The Olive Wellness Institute is a science repository on the nutrition,
health and wellness benefits of olives and olive products, which is
all subject to extensive peer review.

Extra virgin olive oil and brain health – new study shows olive oil could reduce risk of death from dementia

Extra virgin olive oil and brain health – new study shows olive oil could reduce risk of death from dementia

An exciting new study from the Harvard School of Public Health has recently been published, and it adds to the pool of evidence on the brain health benefits of extra virgin olive oil. The study showed that consuming just half a tablespoon of olive oil each day could reduce the risk of death from dementia by 28%1.

What is dementia?

Dementia is a term used for several diseases that affect memory, thinking and the ability to perform daily activities2. It is the second leading cause of death for all Australians, and the leading cause of death for women3. Some data suggests it will soon be the number 1 leading cause of death4.  Dementia is more common in people over the age of 65, and unfortunately there is currently no cure5.

What was the study?

The study was published in the JAMA journal in May 2024, with lead researchers from the Harvard School of Public Health. It analysed data from the Nurses’ Health Study and the Health Professionals Follow Up Study, which included over 92,000 U.S. adults.  Participants food intake was assessed every 4 years, including how much olive oil they consumed – ranging from none/rarely through to over 7g/day.  Researchers also tested for the presence of a specific gene that is known to increase the risk of dementia (APOE ε4).

Results of the study

The main finding of the study was that those who consumed the most olive oil (over 7g/day) had a 28% lower risk of dying from dementia compared to those who consumed the least.  Interestingly, these results remained significant regardless of diet quality and after adjusting for the presence or absence of the APOE ε4 gene.  This indicates that the olive oil itself has an impact on dementia-mortality.

The researchers also modelled substitution of other fats like mayonnaise and margarine and found that swapping 5g of these with the equivalent amount of olive oil led to an 8% reduced risk of dementia mortality.

What does this all mean?

The findings of this study are exciting, because while the benefits of EVOO for other diseases like cardiovascular disease are well researched, the evidence for EVOO and brain health is less robust.   There have been several smaller scale studies investigating the role EVOO plays in cognition – such as a 2022 study that showed consuming EVOO could improve brain health and memory7, however this new paper is the first to show that consuming olive oil can lead to reduced dementia mortality.  

The researchers from this study believe that the monounsaturated fats and bioactive compounds found in EVOO are likely responsible for the positive effects on dementia mortality. In particular, the bioactive compounds in EVOO have been shown to have strong antioxidant and anti-inflammatory activity8,9, which could contribute towards brain health.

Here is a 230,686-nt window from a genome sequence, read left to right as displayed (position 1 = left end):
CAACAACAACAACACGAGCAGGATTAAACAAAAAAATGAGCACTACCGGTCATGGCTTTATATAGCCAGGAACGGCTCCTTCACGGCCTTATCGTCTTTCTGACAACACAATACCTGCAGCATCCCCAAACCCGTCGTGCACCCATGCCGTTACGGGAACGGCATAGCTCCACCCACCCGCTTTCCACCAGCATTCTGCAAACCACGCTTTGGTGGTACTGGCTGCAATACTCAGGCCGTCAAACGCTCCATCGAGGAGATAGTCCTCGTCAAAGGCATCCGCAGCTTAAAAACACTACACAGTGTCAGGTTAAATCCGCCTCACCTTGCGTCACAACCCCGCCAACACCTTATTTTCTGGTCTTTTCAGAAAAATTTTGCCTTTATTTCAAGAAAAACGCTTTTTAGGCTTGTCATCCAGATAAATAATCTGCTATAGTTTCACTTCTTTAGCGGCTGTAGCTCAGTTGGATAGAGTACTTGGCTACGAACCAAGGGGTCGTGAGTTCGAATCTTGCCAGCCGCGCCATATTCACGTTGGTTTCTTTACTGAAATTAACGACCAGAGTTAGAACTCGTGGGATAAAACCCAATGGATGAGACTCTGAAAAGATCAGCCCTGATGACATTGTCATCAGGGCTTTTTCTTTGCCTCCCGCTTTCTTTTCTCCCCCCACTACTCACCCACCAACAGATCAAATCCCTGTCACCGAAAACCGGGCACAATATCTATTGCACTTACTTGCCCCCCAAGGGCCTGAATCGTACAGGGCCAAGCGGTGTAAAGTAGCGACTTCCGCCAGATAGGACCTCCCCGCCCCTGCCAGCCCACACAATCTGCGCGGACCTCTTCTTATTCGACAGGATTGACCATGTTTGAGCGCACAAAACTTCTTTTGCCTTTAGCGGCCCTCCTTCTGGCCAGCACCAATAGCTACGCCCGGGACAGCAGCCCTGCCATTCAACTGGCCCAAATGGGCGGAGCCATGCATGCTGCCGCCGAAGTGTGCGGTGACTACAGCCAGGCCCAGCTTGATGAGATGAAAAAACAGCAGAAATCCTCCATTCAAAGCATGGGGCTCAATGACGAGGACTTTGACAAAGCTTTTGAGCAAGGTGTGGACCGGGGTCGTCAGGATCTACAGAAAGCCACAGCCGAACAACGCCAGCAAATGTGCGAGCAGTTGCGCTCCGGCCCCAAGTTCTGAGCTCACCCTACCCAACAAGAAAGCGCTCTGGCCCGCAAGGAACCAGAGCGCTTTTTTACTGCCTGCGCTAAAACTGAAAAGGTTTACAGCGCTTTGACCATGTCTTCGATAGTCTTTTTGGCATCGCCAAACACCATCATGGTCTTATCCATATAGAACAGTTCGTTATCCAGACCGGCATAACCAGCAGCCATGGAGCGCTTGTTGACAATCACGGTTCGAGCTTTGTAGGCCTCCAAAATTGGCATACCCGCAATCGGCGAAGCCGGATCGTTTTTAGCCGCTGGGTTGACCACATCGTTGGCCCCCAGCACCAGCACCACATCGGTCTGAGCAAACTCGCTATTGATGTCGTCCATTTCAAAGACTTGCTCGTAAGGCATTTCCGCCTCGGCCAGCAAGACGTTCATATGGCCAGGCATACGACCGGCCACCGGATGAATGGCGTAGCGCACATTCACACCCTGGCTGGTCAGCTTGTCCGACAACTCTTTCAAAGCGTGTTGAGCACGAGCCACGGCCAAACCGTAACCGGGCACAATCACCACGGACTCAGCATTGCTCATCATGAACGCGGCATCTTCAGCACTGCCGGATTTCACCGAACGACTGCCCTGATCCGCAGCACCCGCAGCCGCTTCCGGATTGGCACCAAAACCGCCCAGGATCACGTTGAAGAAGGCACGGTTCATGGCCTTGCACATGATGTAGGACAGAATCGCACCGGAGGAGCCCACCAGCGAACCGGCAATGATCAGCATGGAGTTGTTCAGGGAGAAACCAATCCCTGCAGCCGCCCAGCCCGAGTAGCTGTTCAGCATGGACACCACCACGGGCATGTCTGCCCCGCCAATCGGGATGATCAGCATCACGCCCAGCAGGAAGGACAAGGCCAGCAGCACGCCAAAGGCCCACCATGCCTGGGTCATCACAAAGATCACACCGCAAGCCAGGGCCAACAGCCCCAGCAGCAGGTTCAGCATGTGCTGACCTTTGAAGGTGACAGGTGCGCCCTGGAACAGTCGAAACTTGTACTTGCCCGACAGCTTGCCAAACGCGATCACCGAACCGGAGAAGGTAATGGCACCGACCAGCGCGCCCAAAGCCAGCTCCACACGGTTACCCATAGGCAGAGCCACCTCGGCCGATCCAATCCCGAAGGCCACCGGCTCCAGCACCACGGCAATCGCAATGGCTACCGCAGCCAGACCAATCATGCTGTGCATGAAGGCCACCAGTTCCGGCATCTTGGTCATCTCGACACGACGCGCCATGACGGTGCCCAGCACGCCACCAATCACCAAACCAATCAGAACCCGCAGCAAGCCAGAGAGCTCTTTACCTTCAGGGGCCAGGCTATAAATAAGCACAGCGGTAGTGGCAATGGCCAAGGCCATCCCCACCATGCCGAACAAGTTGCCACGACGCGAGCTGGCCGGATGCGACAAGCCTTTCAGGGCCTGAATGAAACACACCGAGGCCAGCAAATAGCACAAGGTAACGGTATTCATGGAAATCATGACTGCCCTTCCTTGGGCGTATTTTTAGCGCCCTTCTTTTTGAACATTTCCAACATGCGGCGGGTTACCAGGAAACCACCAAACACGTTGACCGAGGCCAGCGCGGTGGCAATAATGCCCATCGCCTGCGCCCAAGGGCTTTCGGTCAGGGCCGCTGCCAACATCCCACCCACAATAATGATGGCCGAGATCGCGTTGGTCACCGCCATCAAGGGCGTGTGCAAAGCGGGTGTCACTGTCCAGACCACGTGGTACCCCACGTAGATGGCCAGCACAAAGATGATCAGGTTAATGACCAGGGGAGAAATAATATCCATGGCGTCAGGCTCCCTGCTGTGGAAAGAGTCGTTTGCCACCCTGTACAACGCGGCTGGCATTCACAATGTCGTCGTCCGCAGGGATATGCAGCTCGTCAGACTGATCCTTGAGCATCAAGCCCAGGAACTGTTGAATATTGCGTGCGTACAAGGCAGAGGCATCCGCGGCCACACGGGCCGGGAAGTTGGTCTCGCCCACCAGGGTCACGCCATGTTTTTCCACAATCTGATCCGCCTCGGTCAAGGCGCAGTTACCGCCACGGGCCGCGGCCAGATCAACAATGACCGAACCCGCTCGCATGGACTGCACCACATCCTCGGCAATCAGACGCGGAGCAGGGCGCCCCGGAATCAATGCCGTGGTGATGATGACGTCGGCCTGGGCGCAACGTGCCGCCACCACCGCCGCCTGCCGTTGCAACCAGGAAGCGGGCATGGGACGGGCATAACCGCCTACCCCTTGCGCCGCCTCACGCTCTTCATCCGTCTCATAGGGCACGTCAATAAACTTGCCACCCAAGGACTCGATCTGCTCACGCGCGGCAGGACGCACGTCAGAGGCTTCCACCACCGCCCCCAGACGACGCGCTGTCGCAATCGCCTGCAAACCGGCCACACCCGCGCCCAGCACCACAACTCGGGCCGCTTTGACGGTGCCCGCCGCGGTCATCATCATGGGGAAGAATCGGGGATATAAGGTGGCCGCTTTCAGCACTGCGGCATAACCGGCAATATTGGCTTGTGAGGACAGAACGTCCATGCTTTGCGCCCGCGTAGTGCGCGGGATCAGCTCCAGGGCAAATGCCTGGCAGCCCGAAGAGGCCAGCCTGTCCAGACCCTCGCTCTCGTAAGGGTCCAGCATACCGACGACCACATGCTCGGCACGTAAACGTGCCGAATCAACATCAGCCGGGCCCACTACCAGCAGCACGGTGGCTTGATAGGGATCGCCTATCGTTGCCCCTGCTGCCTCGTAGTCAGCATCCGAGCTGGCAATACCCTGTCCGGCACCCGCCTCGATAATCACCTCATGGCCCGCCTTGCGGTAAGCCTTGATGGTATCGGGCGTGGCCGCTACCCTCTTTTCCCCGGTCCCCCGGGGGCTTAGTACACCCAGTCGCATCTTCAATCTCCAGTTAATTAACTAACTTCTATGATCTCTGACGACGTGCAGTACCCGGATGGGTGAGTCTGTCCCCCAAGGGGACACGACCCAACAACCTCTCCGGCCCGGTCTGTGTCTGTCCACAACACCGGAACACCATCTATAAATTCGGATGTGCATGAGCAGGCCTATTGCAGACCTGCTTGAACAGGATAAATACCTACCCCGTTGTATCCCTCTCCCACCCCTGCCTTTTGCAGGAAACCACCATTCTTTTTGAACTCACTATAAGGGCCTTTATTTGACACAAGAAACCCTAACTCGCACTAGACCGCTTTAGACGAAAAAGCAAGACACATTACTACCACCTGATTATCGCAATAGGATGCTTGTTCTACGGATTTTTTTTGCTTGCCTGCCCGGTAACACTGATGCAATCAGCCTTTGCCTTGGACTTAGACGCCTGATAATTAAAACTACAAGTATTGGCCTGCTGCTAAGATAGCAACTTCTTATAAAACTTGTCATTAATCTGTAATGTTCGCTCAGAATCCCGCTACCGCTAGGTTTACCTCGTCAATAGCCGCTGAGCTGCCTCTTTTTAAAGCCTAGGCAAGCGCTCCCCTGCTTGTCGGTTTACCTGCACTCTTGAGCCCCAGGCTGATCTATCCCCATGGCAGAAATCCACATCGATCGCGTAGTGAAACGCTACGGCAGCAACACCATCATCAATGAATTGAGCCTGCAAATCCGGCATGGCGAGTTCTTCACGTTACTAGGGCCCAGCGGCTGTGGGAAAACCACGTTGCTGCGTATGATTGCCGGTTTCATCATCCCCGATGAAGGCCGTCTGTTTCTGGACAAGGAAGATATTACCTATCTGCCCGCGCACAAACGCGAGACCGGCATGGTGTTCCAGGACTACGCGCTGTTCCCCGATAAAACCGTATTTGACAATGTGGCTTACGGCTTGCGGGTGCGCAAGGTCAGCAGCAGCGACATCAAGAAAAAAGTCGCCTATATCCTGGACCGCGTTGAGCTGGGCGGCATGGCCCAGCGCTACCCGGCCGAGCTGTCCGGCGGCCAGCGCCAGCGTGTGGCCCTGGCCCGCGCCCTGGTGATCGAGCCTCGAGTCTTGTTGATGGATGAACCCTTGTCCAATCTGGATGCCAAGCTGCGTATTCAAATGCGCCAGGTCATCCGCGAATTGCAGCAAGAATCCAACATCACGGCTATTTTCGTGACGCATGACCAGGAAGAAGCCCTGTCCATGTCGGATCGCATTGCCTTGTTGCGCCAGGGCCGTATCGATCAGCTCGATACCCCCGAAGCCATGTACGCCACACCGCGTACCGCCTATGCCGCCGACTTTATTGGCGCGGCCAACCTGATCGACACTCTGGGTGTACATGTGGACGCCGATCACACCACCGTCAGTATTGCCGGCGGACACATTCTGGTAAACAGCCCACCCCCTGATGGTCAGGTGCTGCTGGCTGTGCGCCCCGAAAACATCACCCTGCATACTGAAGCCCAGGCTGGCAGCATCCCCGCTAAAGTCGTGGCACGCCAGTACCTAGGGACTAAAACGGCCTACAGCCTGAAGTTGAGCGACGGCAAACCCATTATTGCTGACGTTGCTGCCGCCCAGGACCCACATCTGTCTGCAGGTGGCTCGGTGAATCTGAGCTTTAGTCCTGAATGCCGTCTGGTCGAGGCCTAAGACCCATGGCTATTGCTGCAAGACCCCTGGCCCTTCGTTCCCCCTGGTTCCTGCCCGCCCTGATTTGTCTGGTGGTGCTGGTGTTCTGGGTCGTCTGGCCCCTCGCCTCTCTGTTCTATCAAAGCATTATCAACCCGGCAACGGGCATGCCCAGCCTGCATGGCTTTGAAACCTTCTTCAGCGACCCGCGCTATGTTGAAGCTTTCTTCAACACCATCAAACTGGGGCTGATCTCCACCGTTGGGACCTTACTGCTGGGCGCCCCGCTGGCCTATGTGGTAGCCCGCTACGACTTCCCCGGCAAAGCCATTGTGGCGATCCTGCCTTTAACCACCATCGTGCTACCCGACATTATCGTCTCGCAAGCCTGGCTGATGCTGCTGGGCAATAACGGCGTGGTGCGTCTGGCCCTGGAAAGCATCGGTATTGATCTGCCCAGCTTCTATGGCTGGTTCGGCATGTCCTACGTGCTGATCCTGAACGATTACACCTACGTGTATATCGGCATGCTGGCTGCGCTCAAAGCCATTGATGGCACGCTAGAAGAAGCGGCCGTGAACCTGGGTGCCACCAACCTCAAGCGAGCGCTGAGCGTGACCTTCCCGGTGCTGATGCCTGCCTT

Overall, this study reinforces that health professionals should be recommending extra virgin olive oil as part of a healthy dietary pattern. While this paper found benefits at just ½ tablespoon of olive oil per day, most research recommends between 2-3 tablespoons for maximum health benefits10.

View article references

 
  1. Tessier A, Cortese M, Yuan C, et al. Consumption of Olive Oil and Diet Quality and Risk of Dementia-Related Death. JAMA Netw Open.2024;7(5):e2410021. doi:10.1001/jamanetworkopen.2024.10021
  2. World Health Organization. Dementia [Internet]. World Health Organization [updated 15 Mar 2023, cited 23 May 2024]. Available from: https://www.who.int/news-room/fact-sheets/detail/dementia#:~:text=Key%20facts,injuries%20that%20affect%20the%20brain.
  3. Australian Institute of Health and Welfare (2022) Dementia in Australia, AIHW, Australian Government, accessed 23 May 2024
  4. Australian Institute of Health and Welfare.
  5. Dementia Australia. About Dementia [Internet]. Dementia Australia [updated 1 Feb 2024, cited 23 May 2024] Available from: https://www.dementia.org.au/about-dementia
  6. Tessier A, Cortese M, Yuan C, et al. Consumption of Olive Oil and Diet Quality and Risk of Dementia-Related Death. JAMA Netw Open.2024;7(5):e2410021. doi:10.1001/jamanetworkopen.2024.10021
  7. Kaddoumi A et al. Extra-Virgin Olive Oil Enhances the Blood-Brain Barrier Function in Mild Cognitive Impairment: A Randomized Controlled Trial. Nutrients. 2022 Dec 1;14(23):5102. doi: 10.3390/nu14235102.
  1. Guasch-Ferré M, Li Y, Willett WC, Sun Q, Sampson L, Salas-Salvadó J, Martínez-González MA, Stampfer MJ, Hu FB. Consumption of Olive Oil and Risk of Total and Cause-Specific Mortality Among U.S. Adults. J Am Coll Cardiol. 2022 Jan 18;79(2):101-112.
  2. Vissers MN, Zock PL, Katan MB. Bioavailability and antioxidant effects of olive oil phenols in humans: a review. Eur J Clin Nutr. 2004 Jun;58(6):955-65.
  1. Flynn, M. M., et al. (2023). "Is Extra Virgin Olive Oil the Critical Ingredient Driving the Health Benefits of a Mediterranean Diet? A Narrative Review." Nutrients 15(13): 2916.